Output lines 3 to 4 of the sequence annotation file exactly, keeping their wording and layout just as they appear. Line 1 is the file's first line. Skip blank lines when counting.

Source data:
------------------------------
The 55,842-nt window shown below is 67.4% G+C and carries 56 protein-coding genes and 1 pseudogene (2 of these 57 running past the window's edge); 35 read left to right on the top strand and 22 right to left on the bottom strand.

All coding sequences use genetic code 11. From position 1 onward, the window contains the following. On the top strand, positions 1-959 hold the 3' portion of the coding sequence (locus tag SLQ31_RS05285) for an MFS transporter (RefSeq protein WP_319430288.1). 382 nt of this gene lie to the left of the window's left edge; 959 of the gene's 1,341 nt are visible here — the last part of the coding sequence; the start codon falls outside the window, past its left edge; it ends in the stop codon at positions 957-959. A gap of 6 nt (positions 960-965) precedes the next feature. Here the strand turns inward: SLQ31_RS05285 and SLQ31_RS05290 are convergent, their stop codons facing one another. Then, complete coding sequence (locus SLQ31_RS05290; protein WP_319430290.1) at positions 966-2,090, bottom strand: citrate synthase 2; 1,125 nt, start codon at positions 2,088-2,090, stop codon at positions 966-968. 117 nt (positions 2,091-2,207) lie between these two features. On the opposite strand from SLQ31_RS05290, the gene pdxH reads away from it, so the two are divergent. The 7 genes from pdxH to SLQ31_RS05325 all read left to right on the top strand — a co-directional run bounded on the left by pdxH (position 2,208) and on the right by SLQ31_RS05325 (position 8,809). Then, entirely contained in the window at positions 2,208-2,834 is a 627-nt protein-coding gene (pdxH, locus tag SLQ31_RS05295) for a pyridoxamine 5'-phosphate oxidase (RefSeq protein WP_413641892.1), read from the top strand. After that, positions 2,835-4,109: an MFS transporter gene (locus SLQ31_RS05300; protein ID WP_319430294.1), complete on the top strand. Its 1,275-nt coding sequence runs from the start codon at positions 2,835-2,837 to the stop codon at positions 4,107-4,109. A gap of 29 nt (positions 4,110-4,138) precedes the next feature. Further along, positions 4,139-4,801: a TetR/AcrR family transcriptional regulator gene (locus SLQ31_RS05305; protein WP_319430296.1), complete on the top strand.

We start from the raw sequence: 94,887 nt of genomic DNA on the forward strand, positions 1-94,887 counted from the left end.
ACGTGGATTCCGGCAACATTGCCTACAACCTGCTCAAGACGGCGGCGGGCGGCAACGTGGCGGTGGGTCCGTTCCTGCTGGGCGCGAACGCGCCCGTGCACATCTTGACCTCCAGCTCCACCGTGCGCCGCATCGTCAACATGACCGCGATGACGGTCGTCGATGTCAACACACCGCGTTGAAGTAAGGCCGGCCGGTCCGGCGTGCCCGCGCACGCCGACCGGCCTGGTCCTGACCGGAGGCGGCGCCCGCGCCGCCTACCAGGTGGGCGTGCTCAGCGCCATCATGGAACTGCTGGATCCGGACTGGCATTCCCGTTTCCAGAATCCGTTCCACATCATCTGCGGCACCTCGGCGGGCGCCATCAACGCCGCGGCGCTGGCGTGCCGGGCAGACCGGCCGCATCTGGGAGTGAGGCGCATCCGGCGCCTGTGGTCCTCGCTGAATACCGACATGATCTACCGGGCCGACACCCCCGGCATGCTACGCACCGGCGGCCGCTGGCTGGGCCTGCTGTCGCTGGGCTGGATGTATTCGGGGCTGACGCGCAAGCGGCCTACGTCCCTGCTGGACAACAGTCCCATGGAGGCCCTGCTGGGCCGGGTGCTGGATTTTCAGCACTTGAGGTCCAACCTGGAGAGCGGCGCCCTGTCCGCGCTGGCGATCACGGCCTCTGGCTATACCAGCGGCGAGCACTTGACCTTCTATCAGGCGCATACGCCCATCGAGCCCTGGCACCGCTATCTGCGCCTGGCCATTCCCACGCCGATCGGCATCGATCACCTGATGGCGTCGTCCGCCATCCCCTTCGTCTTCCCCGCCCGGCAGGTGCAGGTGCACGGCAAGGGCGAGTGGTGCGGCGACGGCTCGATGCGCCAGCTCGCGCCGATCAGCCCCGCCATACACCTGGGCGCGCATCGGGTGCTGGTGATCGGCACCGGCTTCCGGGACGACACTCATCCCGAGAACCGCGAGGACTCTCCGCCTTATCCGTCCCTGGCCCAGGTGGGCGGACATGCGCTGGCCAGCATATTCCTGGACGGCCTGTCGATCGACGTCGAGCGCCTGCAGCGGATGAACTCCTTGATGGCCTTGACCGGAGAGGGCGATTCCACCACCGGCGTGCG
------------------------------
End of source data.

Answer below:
We start from the raw sequence: 94,887 nt of genomic DNA on the forward strand, positions 1-94,887 counted from the left end.
ACGTGGATTCCGGCAACATTGCCTACAACCTGCTCAAGACGGCGGCGGGCGGCAACGTGGCGGTGGGTCCGTTCCTGCTGGGCGCGAACGCGCCCGTGCACATCTTGACCTCCAGCTCCACCGTGCGCCGCATCGTCAACATGACCGCGATGACGGTCGTCGATGTCAACACACCGCGTTGAAGTAAGGCCGGCCGGTCCGGCGTGCCCGCGCACGCCGACCGGCCTGGTCCTGACCGGAGGCGGCGCCCGCGCCGCCTACCAGGTGGGCGTGCTCAGCGCCATCATGGAACTGCTGGATCCGGACTGGCATTCCCGTTTCCAGAATCCGTTCCACATCATCTGCGGCACCTCGGCGGGCGCCATCAACGCCGCGGCGCTGGCGTGCCGGGCAGACCGGCCGCATCTGGGAGTGAGGCGCATCCGGCGCCTGTGGTCCTCGCTGAATACCGACATGATCTACCGGGCCGACACCCCCGGCATGCTACGCACCGGCGGCCGCTGGCTGGGCCTGCTGTCGCTGGGCTGGATGTATTCGGGGCTGACGCGCAAGCGGCCTACGTCCCTGCTGGACAACAGTCCCATGGAGGCCCTGCTGGGCCGGGTGCTGGATTTTCAGCACTTGAGGTCCAACCTGGAGAGCGGCGCCCTGTCCGCGCTGGCGATCACGGCCTCTGGCTATACCAGCGGCGAGCACTTGACCTTCTATCAGGCGCATACGCCCATCGAGCCCTGGCACCGCTATCTGCGCCTGGCCATTCCCACGCCGATCGGCATCGATCACCTGATGGCGTCGTCCGCCATCCCCTTCGTCTTCCCCGCCCGGCAGGTGCAGGTGCACGGCAAGGGCGAGTGGTGCGGCGACGGCTCGATGCGCCAGCTCGCGCCGATCAGCCCCGCCATACACCTGGGCGCGCATCGGGTGCTGGTGATCGGCACCGGCTTCCGGGACGACACTCATCCCGAGAACCGCGAGGACTCTCCGCCTTATCCGTCCCTGGCCCAGGTGGGCGGACATGCGCTGGCCAGCATATTCCTGGACGGCCTGTCGATCGACGTCGAGCGCCTGCAGCGGATGAACTCCTTGATGGCCTTGACCGGAGAGGGCGATTCCACCACCGGCGTGCG